Sally Pearson of Australia crosses the line in the women's 100 metres hurdles final (© Getty Images)
Sally Pearson after the huge disappointment of not even winning a medal at the last Championships two years ago finally erased from her mind that doomsday night in Berlin with a pulsating 100m Hurdles victory in the world's fourth fastest time ever seen of 12.28.
Her blistering pace and composure over the hurdles saw her eras the Championships record of 12.34 which Ginka Zagorcheva set on Rome's Olympic track 24 years earlier.
Pearson makes no secret the heartbreak of the last Championships when a recognised favourite for the gold medal in the German capital's historic 1936 Olympic Stadium was the lowest point of her career, although competing with a torn disc in her lower back - not known at the time - was a massive major handicap.
There were huge tears of disappointment on the 24-year-old's face on that occasion when finishing fifth. But tonight they were all tears of joy mixed with a massive Gold Coast smile as the Australian dynamo sped to an amazing success on the fast blue Daegu 2011 track.
Pearson having earlier in the evening posted the world's equal fifth fastest ever performance of 12.36 - a new Oceania Area record and the quickest since US legend Gail Devers ran 12.33 in Seville 11 years ago - followed the dinner starter with a wholesome main course.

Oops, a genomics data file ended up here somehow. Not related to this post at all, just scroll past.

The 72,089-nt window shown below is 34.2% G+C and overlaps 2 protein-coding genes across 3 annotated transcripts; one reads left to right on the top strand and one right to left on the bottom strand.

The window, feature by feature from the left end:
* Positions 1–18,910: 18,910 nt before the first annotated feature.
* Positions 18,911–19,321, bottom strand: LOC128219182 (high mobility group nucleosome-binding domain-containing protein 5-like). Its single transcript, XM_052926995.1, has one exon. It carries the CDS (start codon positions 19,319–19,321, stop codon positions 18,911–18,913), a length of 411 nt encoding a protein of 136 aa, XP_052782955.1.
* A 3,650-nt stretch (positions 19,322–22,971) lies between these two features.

The 2008 Olympic silver medallist's electric performance - preceded by a huge ear shattering Mexican Wave before the start of the race from an excited an appreciative crowd - saw her finish well clear of the American pair of Danielle Carruthers and Olympic champion Dawn Harper.
Both stars literally only saw the back of the world leader as she left the blocks before them and engaged themselves in a personal national battle. Such was the pace of their domestic race they were both in a photo-finish credited with lifetime bests of 12.47.
While they celebrated there was despair for their fellow team USA partner Kellie Wells who had preceded Pearson as world leader until the Aussie arrived on European soil in early July and took over the mantle.
The 29-year-old US champion attending her first ever Championships and who was almost eliminated in her semi when in the lead hitting the second last hurdle but qualified as runner up, fared even worse on this occasion.
Wells technique where behind Pearson she was likeliest gold medallist, saw her collide with the fifth and sixth barriers before having an even worse encounter at the next and did not finish. It just wasn't her night.
While she was rubbing her wounds Pearson after a long two year wait was letting out all of her pent up emotions, but on this occasion there was a massive difference, they were as a winner and not a loser.
Her victory was also the first occasion since an Aussie woman has won a major low hurdles global title which was before she was born at the 1968 Olympic Games in Mexico. Maureen Caird and Pamela Kilborn at altitude took the 80m Hurdles gold and silver medals.
Lauren Lee and David Martin for IAAF